We Do Not Approve This Ad*

What if Darlington Nagbe played for the original incarnation of the Timbers in the NASL heyday of the seventies? You better believe he would have been the guy in this ad instead of his doppelgänger.

Is adidas behind this dastardly anti-Nike advertising campaign?

Is the brand with the three stripes behind this dastardly anti-Swoosh advertising campaign? Photo: The Fru

*Darlington Nagbe, the Portland Timbers, adidas, and Timberlandia do not approve of smoking and did not approve this ad (but still find it really funny, anyway).

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Timbers Versus Real Salt Lake: The Trail Ends In Oregon

The Portland Timbers play host to Real Salt Lake Sunday evening at JELD-WEN Field (6 PM, ESPN), the second leg of the Western Conference Finals the stage for two teams vying for a berth in the MLS Cup.

RSL hold the advantage after a 4-2 triumph over Portland in the first leg in Utah, and following a two week break both teams are rested and ready to take the pitch in a winner takes all (by aggregate) matchup. The Timbers must win by at least two goals just to take the game to extra time, a three goal margin of victory required to win outright.

Both sides enter the contest at full strength, the only notable injuries the lingering muscle strains of the Timbers Argentine contingent of Diego Valeri and Maximiliano Urruti. Both are expected to be available come matchday, although Urruti may find a place harder to come by with Ryan Johnson and Frederic Piquionne ahead of him in the playoff pecking order.

Captain Will Johnson scored the opening goal against his old club, but the skipper surely would exchange that goal for a different outcome this time around. Four straight goals from Salt Lake followed Johnson’s opener, Chris Schuler equalizing before Robbie Findley took advantage of a defensive gaffe by Mamadou ‘Futty’ Danso to slot past Donovan Ricketts to take the lead.

Additional tallies from impressive rookie Devon Sandoval and playmaker Javier Morales looked to put the game out of reach, but a late consolation from Piquionne provided Portland a lifeline in injury time to offer a glimmer of hope in the return leg this weekend.

The Timbers are due for a result against RSL after coming up short in five previous attempts this year in regular season, US Open Cup, and playoff matches, 3-3 and nil-nil draws the best results with the other three ending in defeat.

Whether Portland can win by a wide enough margin is the real challenge, a not insurmountable feat as evidenced by France overturning a similar deficit as they claimed their spot in the World Cup while dumping the Ukraine in the process.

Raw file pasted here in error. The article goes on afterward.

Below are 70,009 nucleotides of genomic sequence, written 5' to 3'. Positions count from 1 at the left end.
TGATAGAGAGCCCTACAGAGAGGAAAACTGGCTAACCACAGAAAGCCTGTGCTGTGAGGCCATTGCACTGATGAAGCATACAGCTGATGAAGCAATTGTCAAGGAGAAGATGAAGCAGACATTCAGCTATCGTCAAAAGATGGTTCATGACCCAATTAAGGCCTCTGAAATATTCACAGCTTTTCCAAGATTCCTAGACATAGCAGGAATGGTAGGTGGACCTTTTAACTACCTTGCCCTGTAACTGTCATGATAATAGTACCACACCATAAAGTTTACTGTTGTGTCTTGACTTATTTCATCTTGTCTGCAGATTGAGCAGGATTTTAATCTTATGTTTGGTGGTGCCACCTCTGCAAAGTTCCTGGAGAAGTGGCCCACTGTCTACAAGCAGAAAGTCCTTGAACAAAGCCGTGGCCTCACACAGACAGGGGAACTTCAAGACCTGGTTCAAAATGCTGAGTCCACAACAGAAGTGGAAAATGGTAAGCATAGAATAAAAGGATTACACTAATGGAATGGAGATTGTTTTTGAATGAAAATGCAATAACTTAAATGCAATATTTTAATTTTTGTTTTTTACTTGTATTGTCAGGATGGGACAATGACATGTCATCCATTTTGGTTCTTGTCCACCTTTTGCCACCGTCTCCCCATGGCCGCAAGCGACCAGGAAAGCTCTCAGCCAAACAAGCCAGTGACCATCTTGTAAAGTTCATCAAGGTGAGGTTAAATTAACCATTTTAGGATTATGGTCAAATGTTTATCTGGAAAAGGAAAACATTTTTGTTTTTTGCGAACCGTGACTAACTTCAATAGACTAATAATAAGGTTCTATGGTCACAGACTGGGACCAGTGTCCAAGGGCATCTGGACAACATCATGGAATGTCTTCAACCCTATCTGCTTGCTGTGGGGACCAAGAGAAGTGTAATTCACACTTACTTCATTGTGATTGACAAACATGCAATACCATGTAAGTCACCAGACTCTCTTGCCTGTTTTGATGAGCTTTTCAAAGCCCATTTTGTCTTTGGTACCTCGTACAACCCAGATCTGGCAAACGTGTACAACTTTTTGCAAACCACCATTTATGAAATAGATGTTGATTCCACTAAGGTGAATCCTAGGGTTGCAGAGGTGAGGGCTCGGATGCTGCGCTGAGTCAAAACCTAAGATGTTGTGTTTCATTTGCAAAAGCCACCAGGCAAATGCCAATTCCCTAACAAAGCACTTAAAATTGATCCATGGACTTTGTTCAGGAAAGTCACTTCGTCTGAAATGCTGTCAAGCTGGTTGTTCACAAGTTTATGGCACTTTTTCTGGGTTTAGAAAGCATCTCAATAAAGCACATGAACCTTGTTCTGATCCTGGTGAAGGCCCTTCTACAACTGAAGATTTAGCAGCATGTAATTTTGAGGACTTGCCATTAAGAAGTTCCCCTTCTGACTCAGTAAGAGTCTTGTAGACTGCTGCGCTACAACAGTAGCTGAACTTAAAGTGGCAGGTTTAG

The Timbers Army will be praying that some correlation between origins starting with the letter U can provide a superstitious mystique to the match, and that the Utah based club suffers a similar fate to the Ukrainians.

After two weeks of careful preparation Portland manager Caleb Porter will rely little on hope to see his side advance, but even he will admit a little luck won’t hurt his chances of finally getting one over on counterpart Jason Kreis, who so far has the first year coach’s proverbial number.

While some might say neither man can truly influence the match from the sidelines, there’s no question men like Morales and company are more than capable of turning the momentum in an instant.

The Timbers boast plenty of options in attack with Darlington Nagbe a constant threat, but for the Timbers to win they must shore up the back four that includes Danso and Pa Modou Kah in the middle and Jack Jewsbury and Michael Harrington on the flanks.

The normally reliable Ricketts was left exposed last time out, and it will be up to Will Johnson and Diego Chara to make sure the gaps in midfield are not left open for Real to exploit again. Porter may be tempted to drop another body deeper in midfield, but with two goals to make up the sacrifice of Rodney Wallace is too much to ask.

Kreis might also consider redeploying the defensive approach that saw RSL shut out the Timbers in the Rose City in October, yet employing the opposite strategy could prove more effective knowing Portland must push forward early and often.

Salt Lake are likely to retain an attack minded setup, the question is who starts with Alvaro Saborio available, meaning Sandoval or Findley are not guaranteed a spot after scoring last time out.

Sebastian Velasquez and Luis Gil provide pace on the wings with captain Kyle Beckerman in behind Morales, but a deep RSL bench means Ned Grabavoy and Joao Plata are in competition for places as well.

Former Timber Lovel Palmer may suit up from the opening whistle if Chris Wingert fails to recover from injured ribs that forced him to leave early in the last game, the defense rounded out with Schuler alongside Nat Borchers at centerback and Tony Beltran on the flank.

Netminder Nick Rimando is a more than capable backstop for Real, the player instrumental in thwarting scoring efforts for the Timbers when it really matters.

The loss at RSL was a major letdown for Portland after a massive derby win over the Seattle Sounders, so the onus is on the Timbers to find a way to harness the energy the home crowd provides to find a way to stay alive in the postseason.

The key for Real is to convert that atmosphere to anxiety before Portland can find a foothold, if one goal gets by the visitors there is little chance of the Timbers letting off like they did after taking an early lead at the Rio Tinto.

However the match concludes one thing is sure, the end of the campaign trail ends for at least one club in the Rose City come Sunday, while one moves on for a chance to hoist the league’s biggest prize in the MLS Cup.

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Timbers Versus Seattle: MLS Cup Playoffs, Cascadia Style

The Portland Timbers travel north to take on the Seattle Sounders at CenturyLink Field this Saturday (7 PM, NBC Sports), a monumental clash of regional foes in a match with the highest stakes yet for either club in the MLS era.

While these sides met numerous times in the postseason during the NASL and second division incarnations of the two clubs, by orders of magnitude those contests pale in comparison to the anticipation of what is arguably the biggest derby in the longstanding and storied history of the rivalry.

Past derbies and even the four consecutive US Open Cup finals the Sounders played in fail to meet the level of intensity and apprehension sure to be on display this weekend, an encounter between two teams with quite literally everything riding on results of this two legged affair.